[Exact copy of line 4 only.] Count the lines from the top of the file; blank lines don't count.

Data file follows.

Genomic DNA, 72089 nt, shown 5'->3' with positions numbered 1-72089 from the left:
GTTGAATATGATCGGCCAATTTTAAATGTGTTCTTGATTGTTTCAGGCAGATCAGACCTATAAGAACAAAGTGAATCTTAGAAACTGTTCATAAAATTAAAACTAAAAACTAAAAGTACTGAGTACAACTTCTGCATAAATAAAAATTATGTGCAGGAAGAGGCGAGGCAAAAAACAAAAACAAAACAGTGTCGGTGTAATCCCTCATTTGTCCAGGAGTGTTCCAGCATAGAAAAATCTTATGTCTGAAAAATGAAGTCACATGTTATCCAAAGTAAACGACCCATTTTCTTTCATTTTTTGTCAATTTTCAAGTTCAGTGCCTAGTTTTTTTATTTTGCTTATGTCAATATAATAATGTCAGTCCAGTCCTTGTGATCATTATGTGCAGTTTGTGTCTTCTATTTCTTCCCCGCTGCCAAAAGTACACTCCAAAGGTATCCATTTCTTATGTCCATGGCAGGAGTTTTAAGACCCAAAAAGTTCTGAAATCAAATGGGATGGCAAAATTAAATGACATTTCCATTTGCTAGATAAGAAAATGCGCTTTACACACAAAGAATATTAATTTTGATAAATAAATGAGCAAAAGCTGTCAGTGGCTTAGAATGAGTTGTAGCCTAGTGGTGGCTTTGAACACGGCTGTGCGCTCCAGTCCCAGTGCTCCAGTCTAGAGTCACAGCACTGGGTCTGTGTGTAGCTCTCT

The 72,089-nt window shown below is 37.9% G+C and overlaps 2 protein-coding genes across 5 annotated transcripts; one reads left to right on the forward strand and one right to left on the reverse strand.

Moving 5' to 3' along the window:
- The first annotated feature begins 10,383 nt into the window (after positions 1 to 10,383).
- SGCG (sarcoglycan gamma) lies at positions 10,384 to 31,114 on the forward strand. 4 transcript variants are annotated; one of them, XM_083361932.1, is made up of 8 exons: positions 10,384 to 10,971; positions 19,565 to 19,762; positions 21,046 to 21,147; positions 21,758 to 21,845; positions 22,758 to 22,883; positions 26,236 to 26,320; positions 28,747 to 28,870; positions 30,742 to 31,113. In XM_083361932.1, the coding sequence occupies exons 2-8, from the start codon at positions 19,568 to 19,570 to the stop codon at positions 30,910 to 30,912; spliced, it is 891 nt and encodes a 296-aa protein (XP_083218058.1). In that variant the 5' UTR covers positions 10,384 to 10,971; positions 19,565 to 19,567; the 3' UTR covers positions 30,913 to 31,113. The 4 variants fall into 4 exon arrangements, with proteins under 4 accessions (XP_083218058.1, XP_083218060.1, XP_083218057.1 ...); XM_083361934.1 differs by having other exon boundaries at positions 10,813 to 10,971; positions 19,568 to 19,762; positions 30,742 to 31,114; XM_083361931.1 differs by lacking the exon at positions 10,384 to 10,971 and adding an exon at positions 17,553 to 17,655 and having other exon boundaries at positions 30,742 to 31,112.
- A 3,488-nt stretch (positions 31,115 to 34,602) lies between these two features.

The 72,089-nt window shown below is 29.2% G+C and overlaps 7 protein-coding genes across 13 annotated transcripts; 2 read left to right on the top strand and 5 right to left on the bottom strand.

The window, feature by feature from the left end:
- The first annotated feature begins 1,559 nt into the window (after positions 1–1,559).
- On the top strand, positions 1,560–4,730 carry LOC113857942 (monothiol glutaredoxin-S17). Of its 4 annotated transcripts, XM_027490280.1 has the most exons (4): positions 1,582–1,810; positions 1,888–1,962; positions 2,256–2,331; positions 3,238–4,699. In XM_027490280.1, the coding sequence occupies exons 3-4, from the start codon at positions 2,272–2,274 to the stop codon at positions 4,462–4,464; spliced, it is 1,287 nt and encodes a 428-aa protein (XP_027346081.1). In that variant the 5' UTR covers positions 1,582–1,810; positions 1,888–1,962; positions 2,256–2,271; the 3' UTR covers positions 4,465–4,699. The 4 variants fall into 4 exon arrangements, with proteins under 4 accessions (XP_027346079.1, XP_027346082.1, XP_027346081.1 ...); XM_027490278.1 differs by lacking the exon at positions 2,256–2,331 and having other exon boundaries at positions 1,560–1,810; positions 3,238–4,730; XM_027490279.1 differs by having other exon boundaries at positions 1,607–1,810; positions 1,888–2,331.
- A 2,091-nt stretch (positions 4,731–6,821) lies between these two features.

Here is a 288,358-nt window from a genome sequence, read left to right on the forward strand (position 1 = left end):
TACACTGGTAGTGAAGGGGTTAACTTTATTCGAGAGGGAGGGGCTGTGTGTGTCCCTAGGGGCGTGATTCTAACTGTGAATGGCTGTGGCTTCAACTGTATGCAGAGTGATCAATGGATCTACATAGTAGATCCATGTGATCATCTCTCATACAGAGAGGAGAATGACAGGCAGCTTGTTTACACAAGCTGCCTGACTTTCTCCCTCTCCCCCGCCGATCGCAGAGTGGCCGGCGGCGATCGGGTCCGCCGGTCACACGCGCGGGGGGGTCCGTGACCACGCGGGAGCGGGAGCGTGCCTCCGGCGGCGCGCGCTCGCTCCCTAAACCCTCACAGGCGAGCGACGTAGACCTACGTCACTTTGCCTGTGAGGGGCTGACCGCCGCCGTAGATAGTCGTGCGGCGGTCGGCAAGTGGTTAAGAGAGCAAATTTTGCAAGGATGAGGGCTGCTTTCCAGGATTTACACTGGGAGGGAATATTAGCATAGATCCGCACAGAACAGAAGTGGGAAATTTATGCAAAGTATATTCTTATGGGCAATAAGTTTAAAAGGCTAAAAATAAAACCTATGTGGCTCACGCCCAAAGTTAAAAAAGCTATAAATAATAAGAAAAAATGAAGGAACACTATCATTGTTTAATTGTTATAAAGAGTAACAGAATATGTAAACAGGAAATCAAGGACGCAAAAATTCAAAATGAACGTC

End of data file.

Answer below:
Moving 5' to 3' along the window: